5 Ways to Prevent and Avoid Child Identity Theft – Protection For Your Kids

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Protect Children From Identity TheftI remember when I was in my early teen years getting a phone call from a “credit card company.” They told me that my mom had told them that she wanted me to open a credit card account and that I was to give them my Social Security number. My first thought was that it seemed strange that my mom would want me to get a credit card, but I was young and impressionable so I bought it hook, line, and sinker. Lucky for me, I had no clue what my Social Security number was so I said that they would have to call my mom and get it from her.

Unfortunately, scams like this are not only commonplace, but on the rise (especially credit card scams and fraud). Criminals prey on the identities of kids because the theft often goes undiscovered for years. It is only when the child applies for college or tries to get a loan that the crime is exposed. By that time, the damage is done, and the child’s credit is ruined. What’s worse, the identity thief is often the child’s own parents, relative, friend, or teacher.

Here are 5 ways parents can protect their children from identify theft:

1. Protect your child’s Social Security number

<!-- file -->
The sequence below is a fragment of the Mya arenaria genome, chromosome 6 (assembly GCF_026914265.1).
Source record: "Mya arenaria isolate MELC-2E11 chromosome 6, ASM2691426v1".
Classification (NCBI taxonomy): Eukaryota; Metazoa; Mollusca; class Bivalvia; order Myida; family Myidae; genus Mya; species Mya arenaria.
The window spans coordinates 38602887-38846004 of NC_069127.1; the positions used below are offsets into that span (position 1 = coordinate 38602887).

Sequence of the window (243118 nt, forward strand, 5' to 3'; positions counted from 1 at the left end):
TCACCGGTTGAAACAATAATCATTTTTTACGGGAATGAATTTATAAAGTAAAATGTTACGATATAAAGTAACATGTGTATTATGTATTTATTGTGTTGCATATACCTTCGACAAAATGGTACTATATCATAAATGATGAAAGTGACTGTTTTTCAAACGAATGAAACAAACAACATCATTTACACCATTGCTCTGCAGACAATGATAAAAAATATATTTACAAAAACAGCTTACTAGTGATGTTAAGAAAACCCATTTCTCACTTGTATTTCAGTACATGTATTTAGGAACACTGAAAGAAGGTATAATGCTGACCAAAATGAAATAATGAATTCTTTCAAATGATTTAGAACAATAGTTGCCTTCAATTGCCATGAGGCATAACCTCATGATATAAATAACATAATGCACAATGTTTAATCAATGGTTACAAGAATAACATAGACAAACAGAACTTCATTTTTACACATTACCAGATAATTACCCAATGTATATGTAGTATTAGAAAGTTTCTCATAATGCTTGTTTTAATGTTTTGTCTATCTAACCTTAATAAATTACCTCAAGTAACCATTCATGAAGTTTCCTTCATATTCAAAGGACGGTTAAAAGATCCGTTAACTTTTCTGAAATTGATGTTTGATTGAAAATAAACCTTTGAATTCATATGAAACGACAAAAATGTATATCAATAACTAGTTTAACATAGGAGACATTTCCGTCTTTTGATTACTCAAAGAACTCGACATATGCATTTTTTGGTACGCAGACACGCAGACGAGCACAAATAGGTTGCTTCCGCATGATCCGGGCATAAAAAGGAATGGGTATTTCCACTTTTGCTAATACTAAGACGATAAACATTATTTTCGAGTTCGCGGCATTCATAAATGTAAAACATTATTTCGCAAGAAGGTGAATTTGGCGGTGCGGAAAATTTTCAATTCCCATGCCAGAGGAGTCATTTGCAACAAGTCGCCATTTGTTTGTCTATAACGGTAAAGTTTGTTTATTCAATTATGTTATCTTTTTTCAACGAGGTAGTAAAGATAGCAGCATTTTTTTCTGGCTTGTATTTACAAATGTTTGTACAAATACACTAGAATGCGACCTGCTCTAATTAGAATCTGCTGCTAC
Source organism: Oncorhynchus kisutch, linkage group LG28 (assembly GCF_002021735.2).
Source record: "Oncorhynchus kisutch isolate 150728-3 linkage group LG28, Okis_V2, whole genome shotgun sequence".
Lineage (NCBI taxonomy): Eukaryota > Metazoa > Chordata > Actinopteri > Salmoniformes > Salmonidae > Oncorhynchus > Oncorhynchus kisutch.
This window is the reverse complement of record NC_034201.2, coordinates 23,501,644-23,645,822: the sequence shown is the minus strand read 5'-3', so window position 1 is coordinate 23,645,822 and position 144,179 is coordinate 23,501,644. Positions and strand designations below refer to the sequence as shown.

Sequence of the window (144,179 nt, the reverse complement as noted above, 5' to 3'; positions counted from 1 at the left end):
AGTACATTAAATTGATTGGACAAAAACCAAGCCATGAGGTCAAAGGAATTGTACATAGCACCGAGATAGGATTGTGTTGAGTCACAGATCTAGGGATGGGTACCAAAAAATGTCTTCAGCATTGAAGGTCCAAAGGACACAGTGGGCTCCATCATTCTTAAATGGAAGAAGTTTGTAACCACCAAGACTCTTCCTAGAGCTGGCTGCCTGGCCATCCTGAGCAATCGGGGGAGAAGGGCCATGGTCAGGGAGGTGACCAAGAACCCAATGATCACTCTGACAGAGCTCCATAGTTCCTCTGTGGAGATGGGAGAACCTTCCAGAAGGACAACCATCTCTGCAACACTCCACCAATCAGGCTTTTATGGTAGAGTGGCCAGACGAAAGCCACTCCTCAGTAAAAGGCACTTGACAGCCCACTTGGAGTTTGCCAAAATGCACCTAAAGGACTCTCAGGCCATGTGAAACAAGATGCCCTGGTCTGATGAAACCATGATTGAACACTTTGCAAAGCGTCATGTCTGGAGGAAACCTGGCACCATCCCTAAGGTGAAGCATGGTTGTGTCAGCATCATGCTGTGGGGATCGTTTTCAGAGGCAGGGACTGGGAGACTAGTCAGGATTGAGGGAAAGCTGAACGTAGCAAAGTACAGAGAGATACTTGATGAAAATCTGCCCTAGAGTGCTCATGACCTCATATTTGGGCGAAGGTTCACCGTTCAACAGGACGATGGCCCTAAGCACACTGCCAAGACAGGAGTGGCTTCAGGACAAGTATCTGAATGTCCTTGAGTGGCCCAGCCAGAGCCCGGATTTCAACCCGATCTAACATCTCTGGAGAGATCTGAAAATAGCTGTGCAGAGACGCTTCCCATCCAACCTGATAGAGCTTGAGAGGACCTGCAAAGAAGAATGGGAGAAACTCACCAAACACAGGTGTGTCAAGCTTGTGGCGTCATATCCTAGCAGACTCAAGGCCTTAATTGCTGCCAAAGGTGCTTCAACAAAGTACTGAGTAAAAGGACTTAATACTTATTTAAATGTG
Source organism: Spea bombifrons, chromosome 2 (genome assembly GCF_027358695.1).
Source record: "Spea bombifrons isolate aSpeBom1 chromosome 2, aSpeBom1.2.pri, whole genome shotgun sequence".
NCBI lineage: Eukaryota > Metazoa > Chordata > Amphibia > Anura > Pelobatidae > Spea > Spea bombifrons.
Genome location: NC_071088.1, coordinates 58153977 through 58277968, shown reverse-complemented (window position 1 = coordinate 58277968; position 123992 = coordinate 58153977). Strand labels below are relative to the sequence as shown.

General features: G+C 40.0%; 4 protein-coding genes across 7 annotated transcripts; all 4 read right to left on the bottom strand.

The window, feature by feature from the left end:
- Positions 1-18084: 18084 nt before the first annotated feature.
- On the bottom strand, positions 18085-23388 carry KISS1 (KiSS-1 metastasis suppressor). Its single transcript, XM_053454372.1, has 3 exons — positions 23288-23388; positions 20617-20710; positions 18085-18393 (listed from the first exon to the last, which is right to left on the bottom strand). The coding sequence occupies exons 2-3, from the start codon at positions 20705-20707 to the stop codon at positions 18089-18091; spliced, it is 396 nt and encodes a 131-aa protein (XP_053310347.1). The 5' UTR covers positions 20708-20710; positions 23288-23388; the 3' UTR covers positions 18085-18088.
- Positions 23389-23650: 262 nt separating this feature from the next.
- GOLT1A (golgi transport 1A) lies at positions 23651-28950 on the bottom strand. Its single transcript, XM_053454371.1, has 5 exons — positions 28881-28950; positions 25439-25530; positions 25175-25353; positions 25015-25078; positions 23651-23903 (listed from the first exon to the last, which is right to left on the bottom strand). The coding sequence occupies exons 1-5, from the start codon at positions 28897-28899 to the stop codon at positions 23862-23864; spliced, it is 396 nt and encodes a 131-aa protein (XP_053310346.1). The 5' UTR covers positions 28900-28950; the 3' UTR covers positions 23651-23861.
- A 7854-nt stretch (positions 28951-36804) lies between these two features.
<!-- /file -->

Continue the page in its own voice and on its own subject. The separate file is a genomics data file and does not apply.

Paperwork – at a doctor’s office, school, or for extracurricular activities – often asks for a Social Security number. Before you provide your child’s number, confirm that it is really necessary; if not, don’t provide it. Never carry around your child’s Social Security card or number, and destroy all documents that contain the number.

2. Educate your children
After my conversation with the “credit card company,” I talked to my mom about what happened. She then explained to me that she believes that kids and teens should not have a credit card and that the “credit card company” was actually a criminal trying to steal my identity. Educate your children on the importance of keeping their Social Security number secret and make sure that they know never to share their address or phone number on social networking sites, such as Facebook. Once a predator gets hold of a few pieces of vital information, it won’t take them long to piece together the rest.